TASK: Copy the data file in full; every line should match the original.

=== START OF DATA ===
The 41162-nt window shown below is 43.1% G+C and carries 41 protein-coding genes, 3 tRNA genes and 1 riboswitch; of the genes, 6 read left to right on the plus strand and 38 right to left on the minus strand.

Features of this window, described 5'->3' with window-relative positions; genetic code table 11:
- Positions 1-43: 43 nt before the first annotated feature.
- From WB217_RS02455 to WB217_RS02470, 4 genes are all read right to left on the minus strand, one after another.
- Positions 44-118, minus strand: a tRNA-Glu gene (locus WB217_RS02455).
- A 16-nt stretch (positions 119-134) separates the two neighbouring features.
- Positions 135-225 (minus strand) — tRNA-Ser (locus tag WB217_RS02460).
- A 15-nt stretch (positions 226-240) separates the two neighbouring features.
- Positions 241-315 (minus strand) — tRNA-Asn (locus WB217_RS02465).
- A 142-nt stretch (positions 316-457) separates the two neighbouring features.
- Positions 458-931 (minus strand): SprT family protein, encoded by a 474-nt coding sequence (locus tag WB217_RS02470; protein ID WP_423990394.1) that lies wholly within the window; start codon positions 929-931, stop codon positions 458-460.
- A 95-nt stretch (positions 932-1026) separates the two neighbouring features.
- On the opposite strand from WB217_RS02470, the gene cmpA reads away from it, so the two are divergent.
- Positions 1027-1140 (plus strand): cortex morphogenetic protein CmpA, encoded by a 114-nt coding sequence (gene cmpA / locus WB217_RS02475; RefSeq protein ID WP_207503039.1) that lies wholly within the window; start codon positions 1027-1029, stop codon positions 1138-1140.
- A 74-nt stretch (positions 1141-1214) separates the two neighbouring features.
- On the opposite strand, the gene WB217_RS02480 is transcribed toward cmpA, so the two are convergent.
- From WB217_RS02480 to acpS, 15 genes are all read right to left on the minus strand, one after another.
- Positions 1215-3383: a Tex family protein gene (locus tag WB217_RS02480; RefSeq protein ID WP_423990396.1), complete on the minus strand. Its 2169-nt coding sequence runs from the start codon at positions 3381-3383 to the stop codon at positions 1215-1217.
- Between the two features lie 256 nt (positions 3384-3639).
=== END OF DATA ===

The 41162-nt window shown below is 43.1% G+C and carries 41 protein-coding genes, 3 tRNA genes and 1 riboswitch; of the genes, 6 read left to right on the plus strand and 38 right to left on the minus strand.

Features of this window, described 5'->3' with window-relative positions; genetic code table 11:
- Positions 1-43: 43 nt before the first annotated feature.
- From WB217_RS02455 to WB217_RS02470, 4 genes are all read right to left on the minus strand, one after another.
- Positions 44-118, minus strand: a tRNA-Glu gene (locus WB217_RS02455).
- A 16-nt stretch (positions 119-134) separates the two neighbouring features.
- Positions 135-225 (minus strand) — tRNA-Ser (locus tag WB217_RS02460).
- A 15-nt stretch (positions 226-240) separates the two neighbouring features.
- Positions 241-315 (minus strand) — tRNA-Asn (locus WB217_RS02465).
- A 142-nt stretch (positions 316-457) separates the two neighbouring features.
- Positions 458-931 (minus strand): SprT family protein, encoded by a 474-nt coding sequence (locus tag WB217_RS02470; protein ID WP_423990394.1) that lies wholly within the window; start codon positions 929-931, stop codon positions 458-460.
- A 95-nt stretch (positions 932-1026) separates the two neighbouring features.
- On the opposite strand from WB217_RS02470, the gene cmpA reads away from it, so the two are divergent.
- Positions 1027-1140 (plus strand): cortex morphogenetic protein CmpA, encoded by a 114-nt coding sequence (gene cmpA / locus WB217_RS02475; RefSeq protein ID WP_207503039.1) that lies wholly within the window; start codon positions 1027-1029, stop codon positions 1138-1140.
- A 74-nt stretch (positions 1141-1214) separates the two neighbouring features.
- On the opposite strand, the gene WB217_RS02480 is transcribed toward cmpA, so the two are convergent.
- From WB217_RS02480 to acpS, 15 genes are all read right to left on the minus strand, one after another.
- Positions 1215-3383: a Tex family protein gene (locus tag WB217_RS02480; RefSeq protein ID WP_423990396.1), complete on the minus strand. Its 2169-nt coding sequence runs from the start codon at positions 3381-3383 to the stop codon at positions 1215-1217.
- Between the two features lie 256 nt (positions 3384-3639).